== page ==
Sunday, August 21, 2011

D. Boon's Mom is Awesome

Finally got the chance to watch this documentary of the band, the Minutemen, and heard again the story of D. Boon's mother's encouraging him and Mike Watt to play music, and allowing them to practice in the house despite the unholy racket they created. Some of the best noise ever made in rock and roll, actually. And D. Boon is, as far as I'm concerned, as one of the best agit-prop poets ever to sing (or bellow, in his case).

David Rees, on the 20th anniversary of D. Boon's death, wrote a litany of thoughts, in Minutemen fashion, on one of the heroes of American punk rock:
That song's jarring first line: "Let the products sell themselves / fuck advertising, commercial psychology / psychological methods to sell should be destroyed," is the greatest first line of a song of all time.

-The band's political lyrics, printed on album covers without line breaks or capital letters, like James Frey channeling Noam Chomsky, are the greatest political lyrics of all time:

"I saw some military hardware today they changed the color olive drab to yellow/brown/gray the color of our dead the color of our glory"

-The band's other lyrics, many of which were combined with brief, angular melodies to create remarkably accurate approximations of what Western intellectual thought actually sounds like, are the greatest other lyrics of all time:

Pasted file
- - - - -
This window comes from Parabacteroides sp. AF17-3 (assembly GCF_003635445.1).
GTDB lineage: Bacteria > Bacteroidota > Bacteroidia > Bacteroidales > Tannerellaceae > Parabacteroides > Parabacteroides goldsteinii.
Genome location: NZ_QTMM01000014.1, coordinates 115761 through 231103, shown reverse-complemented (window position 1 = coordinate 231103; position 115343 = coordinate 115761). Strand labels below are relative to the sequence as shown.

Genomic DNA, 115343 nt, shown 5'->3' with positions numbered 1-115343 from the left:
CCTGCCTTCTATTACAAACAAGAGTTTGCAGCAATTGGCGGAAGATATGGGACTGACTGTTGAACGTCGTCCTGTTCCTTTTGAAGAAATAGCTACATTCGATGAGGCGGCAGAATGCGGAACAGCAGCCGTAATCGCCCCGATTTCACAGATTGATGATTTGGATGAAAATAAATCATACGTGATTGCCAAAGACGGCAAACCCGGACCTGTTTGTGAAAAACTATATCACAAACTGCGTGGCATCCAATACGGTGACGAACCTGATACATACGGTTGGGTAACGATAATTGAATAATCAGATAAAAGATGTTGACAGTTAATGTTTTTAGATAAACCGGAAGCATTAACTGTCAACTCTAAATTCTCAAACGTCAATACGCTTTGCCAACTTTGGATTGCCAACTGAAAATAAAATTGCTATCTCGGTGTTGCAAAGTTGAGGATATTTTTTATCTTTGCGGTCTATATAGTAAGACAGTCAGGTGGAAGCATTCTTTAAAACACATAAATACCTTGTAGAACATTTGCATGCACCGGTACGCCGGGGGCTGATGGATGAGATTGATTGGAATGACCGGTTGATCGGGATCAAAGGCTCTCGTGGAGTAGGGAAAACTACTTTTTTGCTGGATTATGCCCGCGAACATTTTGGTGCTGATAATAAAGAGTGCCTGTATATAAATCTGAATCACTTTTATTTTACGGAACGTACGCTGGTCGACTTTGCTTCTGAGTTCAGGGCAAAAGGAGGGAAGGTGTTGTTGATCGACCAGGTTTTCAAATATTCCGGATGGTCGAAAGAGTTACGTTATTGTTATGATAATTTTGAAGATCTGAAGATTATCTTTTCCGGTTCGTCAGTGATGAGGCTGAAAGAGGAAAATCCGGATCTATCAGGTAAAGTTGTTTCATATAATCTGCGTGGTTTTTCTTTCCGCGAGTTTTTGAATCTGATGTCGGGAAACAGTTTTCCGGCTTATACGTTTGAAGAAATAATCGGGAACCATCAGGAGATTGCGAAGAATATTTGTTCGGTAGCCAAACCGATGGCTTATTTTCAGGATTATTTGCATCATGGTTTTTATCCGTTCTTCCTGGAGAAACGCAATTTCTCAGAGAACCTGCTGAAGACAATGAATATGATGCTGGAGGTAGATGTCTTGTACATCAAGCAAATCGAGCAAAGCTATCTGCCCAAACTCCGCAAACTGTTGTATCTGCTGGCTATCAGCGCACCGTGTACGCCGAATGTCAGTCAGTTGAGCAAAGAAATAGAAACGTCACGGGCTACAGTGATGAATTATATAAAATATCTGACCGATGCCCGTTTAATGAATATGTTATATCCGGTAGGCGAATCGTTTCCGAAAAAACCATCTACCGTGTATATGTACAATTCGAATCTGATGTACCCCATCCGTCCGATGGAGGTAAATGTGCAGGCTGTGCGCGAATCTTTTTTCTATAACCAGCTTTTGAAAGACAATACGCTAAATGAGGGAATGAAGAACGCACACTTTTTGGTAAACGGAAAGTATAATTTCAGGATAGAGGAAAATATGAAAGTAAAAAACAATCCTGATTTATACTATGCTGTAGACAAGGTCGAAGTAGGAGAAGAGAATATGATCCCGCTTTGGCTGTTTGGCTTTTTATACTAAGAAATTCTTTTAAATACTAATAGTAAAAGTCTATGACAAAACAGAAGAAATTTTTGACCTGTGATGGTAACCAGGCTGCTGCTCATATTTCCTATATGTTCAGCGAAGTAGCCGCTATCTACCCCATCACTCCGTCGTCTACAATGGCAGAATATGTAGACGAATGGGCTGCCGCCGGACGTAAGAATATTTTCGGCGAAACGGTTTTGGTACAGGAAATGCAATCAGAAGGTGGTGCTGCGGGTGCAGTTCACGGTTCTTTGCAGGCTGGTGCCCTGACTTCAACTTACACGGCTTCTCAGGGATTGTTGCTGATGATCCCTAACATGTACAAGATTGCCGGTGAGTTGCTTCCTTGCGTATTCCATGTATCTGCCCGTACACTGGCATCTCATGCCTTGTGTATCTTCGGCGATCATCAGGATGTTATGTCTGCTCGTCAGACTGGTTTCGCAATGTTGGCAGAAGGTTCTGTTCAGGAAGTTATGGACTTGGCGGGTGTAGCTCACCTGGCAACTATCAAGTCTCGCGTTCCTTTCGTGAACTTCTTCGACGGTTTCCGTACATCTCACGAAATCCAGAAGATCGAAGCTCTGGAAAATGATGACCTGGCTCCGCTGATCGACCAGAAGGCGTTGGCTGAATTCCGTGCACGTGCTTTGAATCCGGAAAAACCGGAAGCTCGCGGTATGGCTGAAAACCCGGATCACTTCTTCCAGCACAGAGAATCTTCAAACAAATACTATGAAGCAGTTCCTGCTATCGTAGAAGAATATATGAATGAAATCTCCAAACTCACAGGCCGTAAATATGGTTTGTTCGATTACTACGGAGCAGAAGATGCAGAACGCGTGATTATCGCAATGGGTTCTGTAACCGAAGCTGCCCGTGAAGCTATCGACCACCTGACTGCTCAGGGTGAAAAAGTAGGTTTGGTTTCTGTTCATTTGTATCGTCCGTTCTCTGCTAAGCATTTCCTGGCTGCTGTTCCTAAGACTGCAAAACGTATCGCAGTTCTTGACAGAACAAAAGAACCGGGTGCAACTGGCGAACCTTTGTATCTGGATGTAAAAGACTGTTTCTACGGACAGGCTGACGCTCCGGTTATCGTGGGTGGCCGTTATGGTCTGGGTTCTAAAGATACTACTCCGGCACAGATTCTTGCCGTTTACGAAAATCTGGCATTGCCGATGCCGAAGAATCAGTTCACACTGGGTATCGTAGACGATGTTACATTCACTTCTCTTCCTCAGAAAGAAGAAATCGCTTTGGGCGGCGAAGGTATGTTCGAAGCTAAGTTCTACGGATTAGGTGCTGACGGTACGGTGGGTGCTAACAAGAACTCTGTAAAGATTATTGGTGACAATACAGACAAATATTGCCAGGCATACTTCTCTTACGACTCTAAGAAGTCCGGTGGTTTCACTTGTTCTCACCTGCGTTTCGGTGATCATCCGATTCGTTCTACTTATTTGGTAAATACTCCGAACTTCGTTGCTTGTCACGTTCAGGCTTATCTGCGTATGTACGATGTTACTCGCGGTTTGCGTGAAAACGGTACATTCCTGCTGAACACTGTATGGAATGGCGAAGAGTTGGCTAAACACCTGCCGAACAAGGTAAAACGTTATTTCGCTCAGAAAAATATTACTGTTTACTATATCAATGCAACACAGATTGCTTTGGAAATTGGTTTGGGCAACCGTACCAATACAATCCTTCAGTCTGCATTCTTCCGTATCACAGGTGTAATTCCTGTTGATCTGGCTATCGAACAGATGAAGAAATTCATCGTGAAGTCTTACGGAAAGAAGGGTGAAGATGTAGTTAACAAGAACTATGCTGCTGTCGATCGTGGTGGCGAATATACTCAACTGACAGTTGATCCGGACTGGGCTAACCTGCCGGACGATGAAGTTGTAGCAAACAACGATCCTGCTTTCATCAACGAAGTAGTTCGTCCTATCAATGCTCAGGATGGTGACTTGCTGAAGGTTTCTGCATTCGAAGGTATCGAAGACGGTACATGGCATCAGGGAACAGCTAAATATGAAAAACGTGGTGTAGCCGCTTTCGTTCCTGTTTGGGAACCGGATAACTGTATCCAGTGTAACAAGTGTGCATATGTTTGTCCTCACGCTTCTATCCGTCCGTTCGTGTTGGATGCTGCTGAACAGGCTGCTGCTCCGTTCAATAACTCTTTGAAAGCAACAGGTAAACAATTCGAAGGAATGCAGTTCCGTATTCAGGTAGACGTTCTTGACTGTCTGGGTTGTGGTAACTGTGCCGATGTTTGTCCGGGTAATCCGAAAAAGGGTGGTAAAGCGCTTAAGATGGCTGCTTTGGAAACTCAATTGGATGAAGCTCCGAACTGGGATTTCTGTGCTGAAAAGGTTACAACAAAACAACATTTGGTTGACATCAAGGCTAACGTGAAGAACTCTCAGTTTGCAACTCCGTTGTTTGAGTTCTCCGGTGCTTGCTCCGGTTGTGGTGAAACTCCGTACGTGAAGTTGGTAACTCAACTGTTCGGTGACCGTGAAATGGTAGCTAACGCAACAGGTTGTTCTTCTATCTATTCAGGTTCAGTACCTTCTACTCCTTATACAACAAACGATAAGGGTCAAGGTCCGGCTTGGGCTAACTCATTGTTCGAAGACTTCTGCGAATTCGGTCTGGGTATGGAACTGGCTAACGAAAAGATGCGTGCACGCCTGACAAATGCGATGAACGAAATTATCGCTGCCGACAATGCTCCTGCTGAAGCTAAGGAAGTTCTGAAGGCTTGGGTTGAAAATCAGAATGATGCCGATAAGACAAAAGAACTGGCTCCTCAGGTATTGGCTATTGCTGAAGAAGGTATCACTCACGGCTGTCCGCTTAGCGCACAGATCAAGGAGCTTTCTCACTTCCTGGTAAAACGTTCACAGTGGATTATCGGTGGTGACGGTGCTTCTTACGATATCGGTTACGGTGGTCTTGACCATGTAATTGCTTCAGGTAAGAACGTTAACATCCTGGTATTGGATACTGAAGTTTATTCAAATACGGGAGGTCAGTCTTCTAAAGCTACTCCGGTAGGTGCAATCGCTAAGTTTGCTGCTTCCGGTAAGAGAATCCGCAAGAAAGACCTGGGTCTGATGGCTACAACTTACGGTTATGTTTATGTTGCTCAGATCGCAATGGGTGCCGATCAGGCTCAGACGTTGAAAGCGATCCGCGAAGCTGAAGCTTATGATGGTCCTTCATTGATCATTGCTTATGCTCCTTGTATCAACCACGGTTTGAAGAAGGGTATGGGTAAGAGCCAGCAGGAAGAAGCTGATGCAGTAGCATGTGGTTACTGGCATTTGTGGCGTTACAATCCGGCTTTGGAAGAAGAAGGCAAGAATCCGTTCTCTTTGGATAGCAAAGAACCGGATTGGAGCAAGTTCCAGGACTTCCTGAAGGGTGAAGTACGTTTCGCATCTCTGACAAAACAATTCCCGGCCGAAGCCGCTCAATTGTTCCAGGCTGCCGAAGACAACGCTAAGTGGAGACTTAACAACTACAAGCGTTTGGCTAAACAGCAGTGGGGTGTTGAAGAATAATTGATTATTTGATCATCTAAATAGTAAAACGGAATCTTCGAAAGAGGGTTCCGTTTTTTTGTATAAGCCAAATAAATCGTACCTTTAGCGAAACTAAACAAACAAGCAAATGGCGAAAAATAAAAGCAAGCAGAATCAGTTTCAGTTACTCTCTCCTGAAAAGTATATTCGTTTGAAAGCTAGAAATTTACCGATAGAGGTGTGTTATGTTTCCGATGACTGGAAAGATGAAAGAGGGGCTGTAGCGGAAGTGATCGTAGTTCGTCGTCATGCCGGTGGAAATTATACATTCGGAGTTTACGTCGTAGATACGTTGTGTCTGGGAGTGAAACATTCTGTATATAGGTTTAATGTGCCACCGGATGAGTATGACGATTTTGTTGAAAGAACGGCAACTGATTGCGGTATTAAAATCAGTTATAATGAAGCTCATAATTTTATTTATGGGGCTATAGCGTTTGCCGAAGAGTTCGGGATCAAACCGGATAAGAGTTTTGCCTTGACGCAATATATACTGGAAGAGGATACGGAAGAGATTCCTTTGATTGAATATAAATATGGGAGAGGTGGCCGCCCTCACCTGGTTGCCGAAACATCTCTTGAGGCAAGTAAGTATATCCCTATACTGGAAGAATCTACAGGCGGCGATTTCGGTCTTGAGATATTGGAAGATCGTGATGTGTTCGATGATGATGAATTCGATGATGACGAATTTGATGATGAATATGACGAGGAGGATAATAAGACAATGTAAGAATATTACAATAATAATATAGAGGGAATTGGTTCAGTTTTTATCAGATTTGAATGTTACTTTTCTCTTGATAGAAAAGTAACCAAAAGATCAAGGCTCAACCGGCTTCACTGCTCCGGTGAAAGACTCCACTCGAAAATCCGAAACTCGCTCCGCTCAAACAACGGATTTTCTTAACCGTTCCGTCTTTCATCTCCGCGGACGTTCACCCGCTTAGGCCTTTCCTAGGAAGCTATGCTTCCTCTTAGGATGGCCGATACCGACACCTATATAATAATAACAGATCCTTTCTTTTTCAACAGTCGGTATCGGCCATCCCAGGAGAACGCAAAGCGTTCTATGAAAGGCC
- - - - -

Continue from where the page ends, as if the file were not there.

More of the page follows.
"starting with the affirmation of man I work myself backwards using cynicism (the time monitor, the space measurer)"...

That D. Boon's bassist and best friend, Mike Watt, still plays bass, writes music, and tours the country in a Ford Econoline van; and that Mike Watt ends his gigs with the exhortation to "start your own band, paint your own picture, write your own book"--twenty years after his friend's death broke his heart--and that Mike Watt continues to champion this D.I.Y. punk philosophy while many other punks have burnt out, grown soft, or given up; and that Mike Watt (I imagine) perseveres in part to honor his brilliant friend's brief life and the possibilities bequeathed to future musicians, artists, activists, punks and outsiders--is one of the greatest American success stories of all time.

"Our band could be your life."

D. Boon is dead. Long live D. Boon.

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